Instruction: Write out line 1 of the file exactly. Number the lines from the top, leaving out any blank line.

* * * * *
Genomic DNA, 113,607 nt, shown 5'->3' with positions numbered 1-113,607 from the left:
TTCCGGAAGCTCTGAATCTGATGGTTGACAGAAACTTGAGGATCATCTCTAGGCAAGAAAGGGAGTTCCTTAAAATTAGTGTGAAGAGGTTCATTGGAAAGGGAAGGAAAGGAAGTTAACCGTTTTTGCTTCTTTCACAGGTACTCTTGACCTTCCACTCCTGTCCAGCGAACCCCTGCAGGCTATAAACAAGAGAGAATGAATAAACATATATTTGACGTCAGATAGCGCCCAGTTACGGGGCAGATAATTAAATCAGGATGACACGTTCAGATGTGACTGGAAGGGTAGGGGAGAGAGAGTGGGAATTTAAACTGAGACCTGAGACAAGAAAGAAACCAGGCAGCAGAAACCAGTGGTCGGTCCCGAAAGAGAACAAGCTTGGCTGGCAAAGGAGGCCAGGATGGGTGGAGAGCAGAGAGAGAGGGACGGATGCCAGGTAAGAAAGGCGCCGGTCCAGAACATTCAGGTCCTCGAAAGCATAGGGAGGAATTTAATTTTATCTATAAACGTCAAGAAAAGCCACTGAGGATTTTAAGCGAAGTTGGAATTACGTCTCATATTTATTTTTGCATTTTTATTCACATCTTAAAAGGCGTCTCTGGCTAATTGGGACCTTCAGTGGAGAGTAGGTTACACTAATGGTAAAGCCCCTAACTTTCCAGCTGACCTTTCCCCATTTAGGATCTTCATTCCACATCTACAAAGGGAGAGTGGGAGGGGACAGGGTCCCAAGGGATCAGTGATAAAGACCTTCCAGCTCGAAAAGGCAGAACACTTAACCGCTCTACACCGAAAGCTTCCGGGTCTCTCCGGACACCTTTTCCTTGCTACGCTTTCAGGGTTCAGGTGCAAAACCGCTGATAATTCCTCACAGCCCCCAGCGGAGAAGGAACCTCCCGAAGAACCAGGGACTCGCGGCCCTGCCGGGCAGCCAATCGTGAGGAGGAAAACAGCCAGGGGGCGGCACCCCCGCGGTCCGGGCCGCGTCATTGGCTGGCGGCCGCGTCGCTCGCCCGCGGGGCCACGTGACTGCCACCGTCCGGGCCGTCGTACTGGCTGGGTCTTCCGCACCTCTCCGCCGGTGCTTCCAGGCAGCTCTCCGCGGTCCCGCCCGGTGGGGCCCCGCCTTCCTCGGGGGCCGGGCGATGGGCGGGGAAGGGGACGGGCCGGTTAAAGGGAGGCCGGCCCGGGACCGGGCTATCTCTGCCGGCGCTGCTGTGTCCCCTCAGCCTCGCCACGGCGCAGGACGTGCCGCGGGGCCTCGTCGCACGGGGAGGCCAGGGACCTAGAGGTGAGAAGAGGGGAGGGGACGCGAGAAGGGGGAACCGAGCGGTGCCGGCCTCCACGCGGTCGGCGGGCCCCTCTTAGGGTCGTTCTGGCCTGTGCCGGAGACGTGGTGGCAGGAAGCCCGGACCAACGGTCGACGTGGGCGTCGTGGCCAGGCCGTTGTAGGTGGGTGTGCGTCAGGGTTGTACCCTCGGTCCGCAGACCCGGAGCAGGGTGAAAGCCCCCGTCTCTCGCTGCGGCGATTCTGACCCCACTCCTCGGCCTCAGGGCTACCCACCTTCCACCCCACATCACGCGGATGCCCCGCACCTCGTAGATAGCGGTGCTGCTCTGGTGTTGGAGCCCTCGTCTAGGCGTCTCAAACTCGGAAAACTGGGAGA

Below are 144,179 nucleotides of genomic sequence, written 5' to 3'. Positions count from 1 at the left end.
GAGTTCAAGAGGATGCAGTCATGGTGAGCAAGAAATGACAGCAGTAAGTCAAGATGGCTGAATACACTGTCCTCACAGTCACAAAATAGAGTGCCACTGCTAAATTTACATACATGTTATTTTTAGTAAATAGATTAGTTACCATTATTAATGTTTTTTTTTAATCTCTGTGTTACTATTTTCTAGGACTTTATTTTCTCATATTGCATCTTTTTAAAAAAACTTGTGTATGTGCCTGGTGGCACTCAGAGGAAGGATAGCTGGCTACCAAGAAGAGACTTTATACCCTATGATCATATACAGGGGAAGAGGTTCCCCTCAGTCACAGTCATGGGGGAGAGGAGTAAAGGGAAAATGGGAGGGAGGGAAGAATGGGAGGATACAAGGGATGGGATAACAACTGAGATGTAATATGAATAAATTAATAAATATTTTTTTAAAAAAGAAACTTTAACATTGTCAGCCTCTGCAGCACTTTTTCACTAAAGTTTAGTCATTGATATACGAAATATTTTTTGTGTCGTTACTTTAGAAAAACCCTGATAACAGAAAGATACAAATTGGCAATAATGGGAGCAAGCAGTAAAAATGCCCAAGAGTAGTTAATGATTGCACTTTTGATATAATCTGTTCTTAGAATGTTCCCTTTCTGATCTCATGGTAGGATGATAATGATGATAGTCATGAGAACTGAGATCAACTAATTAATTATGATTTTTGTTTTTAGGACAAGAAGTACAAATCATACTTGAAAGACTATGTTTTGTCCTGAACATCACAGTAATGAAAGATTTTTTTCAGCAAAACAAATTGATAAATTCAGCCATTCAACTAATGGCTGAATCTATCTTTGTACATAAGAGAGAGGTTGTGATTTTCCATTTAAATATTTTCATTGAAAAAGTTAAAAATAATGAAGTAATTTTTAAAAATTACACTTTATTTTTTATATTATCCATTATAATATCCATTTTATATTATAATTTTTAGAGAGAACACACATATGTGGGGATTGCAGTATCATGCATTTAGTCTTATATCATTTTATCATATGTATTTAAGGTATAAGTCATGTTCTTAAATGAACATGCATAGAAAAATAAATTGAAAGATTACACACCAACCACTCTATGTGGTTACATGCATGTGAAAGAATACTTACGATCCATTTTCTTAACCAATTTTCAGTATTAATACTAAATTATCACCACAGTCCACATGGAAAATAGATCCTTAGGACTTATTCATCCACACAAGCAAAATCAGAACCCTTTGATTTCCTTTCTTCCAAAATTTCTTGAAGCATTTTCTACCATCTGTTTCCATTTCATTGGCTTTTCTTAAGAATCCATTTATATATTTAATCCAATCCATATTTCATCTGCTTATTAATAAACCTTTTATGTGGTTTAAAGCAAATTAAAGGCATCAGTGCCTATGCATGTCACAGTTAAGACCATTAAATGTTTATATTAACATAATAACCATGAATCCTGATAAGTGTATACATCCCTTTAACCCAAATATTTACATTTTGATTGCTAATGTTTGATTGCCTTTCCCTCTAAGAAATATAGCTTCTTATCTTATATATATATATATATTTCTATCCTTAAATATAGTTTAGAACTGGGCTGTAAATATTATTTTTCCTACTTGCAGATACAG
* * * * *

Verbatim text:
Genomic DNA, 113,607 nt, shown 5'->3' with positions numbered 1-113,607 from the left: